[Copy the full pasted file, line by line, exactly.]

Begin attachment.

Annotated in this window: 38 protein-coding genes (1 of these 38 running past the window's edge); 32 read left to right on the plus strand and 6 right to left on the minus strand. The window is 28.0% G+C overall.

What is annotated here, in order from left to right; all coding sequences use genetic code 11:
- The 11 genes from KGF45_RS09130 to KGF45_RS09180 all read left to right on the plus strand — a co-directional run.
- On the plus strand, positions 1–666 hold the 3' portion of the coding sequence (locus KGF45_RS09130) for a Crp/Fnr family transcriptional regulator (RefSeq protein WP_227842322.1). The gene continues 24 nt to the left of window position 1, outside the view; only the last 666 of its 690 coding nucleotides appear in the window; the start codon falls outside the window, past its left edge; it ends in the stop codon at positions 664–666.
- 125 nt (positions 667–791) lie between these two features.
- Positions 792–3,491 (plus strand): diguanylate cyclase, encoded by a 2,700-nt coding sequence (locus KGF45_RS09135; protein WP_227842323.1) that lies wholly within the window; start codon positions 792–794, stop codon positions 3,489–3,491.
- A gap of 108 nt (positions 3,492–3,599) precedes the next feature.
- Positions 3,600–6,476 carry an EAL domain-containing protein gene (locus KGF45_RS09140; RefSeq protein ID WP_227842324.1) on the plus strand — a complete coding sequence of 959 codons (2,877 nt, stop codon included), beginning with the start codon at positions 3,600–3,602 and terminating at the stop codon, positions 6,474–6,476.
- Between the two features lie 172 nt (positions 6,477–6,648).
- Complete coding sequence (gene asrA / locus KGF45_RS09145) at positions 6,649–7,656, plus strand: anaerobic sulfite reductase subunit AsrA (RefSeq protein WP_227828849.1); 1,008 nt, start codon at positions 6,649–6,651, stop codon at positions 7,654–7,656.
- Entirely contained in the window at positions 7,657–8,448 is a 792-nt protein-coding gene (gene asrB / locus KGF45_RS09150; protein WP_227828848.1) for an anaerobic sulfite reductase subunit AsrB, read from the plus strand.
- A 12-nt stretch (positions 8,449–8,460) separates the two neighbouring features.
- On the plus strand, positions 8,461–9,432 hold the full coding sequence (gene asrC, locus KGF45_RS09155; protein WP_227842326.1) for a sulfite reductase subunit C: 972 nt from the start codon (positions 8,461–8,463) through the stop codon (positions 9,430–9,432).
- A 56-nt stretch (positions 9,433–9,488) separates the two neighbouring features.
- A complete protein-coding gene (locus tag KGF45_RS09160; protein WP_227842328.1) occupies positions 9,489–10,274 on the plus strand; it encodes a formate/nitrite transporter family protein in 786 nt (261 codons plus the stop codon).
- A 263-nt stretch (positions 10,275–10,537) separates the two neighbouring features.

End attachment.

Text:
Annotated in this window: 38 protein-coding genes (1 of these 38 running past the window's edge); 32 read left to right on the plus strand and 6 right to left on the minus strand. The window is 28.0% G+C overall.

What is annotated here, in order from left to right; all coding sequences use genetic code 11:
- The 11 genes from KGF45_RS09130 to KGF45_RS09180 all read left to right on the plus strand — a co-directional run.
- On the plus strand, positions 1–666 hold the 3' portion of the coding sequence (locus KGF45_RS09130) for a Crp/Fnr family transcriptional regulator (RefSeq protein WP_227842322.1). The gene continues 24 nt to the left of window position 1, outside the view; only the last 666 of its 690 coding nucleotides appear in the window; the start codon falls outside the window, past its left edge; it ends in the stop codon at positions 664–666.
- 125 nt (positions 667–791) lie between these two features.
- Positions 792–3,491 (plus strand): diguanylate cyclase, encoded by a 2,700-nt coding sequence (locus KGF45_RS09135; protein WP_227842323.1) that lies wholly within the window; start codon positions 792–794, stop codon positions 3,489–3,491.
- A gap of 108 nt (positions 3,492–3,599) precedes the next feature.
- Positions 3,600–6,476 carry an EAL domain-containing protein gene (locus KGF45_RS09140; RefSeq protein ID WP_227842324.1) on the plus strand — a complete coding sequence of 959 codons (2,877 nt, stop codon included), beginning with the start codon at positions 3,600–3,602 and terminating at the stop codon, positions 6,474–6,476.
- Between the two features lie 172 nt (positions 6,477–6,648).
- Complete coding sequence (gene asrA / locus KGF45_RS09145) at positions 6,649–7,656, plus strand: anaerobic sulfite reductase subunit AsrA (RefSeq protein WP_227828849.1); 1,008 nt, start codon at positions 6,649–6,651, stop codon at positions 7,654–7,656.
- Entirely contained in the window at positions 7,657–8,448 is a 792-nt protein-coding gene (gene asrB / locus KGF45_RS09150; protein WP_227828848.1) for an anaerobic sulfite reductase subunit AsrB, read from the plus strand.
- A 12-nt stretch (positions 8,449–8,460) separates the two neighbouring features.
- On the plus strand, positions 8,461–9,432 hold the full coding sequence (gene asrC, locus KGF45_RS09155; protein WP_227842326.1) for a sulfite reductase subunit C: 972 nt from the start codon (positions 8,461–8,463) through the stop codon (positions 9,430–9,432).
- A 56-nt stretch (positions 9,433–9,488) separates the two neighbouring features.
- A complete protein-coding gene (locus tag KGF45_RS09160; protein WP_227842328.1) occupies positions 9,489–10,274 on the plus strand; it encodes a formate/nitrite transporter family protein in 786 nt (261 codons plus the stop codon).
- A 263-nt stretch (positions 10,275–10,537) separates the two neighbouring features.